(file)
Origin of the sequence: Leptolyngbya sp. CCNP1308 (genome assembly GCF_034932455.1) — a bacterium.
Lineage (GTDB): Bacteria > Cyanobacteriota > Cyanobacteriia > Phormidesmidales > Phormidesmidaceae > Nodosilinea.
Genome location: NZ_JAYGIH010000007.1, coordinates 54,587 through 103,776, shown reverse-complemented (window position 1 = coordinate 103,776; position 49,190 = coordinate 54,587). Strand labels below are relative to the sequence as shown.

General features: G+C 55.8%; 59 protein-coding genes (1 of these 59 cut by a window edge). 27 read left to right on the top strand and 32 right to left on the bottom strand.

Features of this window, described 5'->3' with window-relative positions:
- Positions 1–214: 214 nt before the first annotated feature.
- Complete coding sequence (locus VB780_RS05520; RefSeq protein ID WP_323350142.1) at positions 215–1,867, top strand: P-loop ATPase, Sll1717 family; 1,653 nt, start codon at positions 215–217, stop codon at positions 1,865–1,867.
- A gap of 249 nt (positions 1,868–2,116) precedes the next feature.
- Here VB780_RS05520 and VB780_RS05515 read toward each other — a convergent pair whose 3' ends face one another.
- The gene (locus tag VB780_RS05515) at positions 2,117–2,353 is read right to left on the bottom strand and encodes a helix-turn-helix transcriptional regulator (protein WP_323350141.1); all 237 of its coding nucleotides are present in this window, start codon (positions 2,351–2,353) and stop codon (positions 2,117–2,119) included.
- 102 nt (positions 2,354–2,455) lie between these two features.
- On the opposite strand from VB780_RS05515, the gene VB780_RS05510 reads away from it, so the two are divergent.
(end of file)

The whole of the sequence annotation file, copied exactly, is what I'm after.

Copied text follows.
Origin of the sequence: Leptolyngbya sp. CCNP1308 (genome assembly GCF_034932455.1) — a bacterium.
Lineage (GTDB): Bacteria > Cyanobacteriota > Cyanobacteriia > Phormidesmidales > Phormidesmidaceae > Nodosilinea.
Genome location: NZ_JAYGIH010000007.1, coordinates 54,587 through 103,776, shown reverse-complemented (window position 1 = coordinate 103,776; position 49,190 = coordinate 54,587). Strand labels below are relative to the sequence as shown.

General features: G+C 55.8%; 59 protein-coding genes (1 of these 59 cut by a window edge). 27 read left to right on the top strand and 32 right to left on the bottom strand.

Features of this window, described 5'->3' with window-relative positions:
- Positions 1–214: 214 nt before the first annotated feature.
- Complete coding sequence (locus VB780_RS05520; RefSeq protein ID WP_323350142.1) at positions 215–1,867, top strand: P-loop ATPase, Sll1717 family; 1,653 nt, start codon at positions 215–217, stop codon at positions 1,865–1,867.
- A gap of 249 nt (positions 1,868–2,116) precedes the next feature.
- Here VB780_RS05520 and VB780_RS05515 read toward each other — a convergent pair whose 3' ends face one another.
- The gene (locus tag VB780_RS05515) at positions 2,117–2,353 is read right to left on the bottom strand and encodes a helix-turn-helix transcriptional regulator (protein WP_323350141.1); all 237 of its coding nucleotides are present in this window, start codon (positions 2,351–2,353) and stop codon (positions 2,117–2,119) included.
- 102 nt (positions 2,354–2,455) lie between these two features.
- On the opposite strand from VB780_RS05515, the gene VB780_RS05510 reads away from it, so the two are divergent.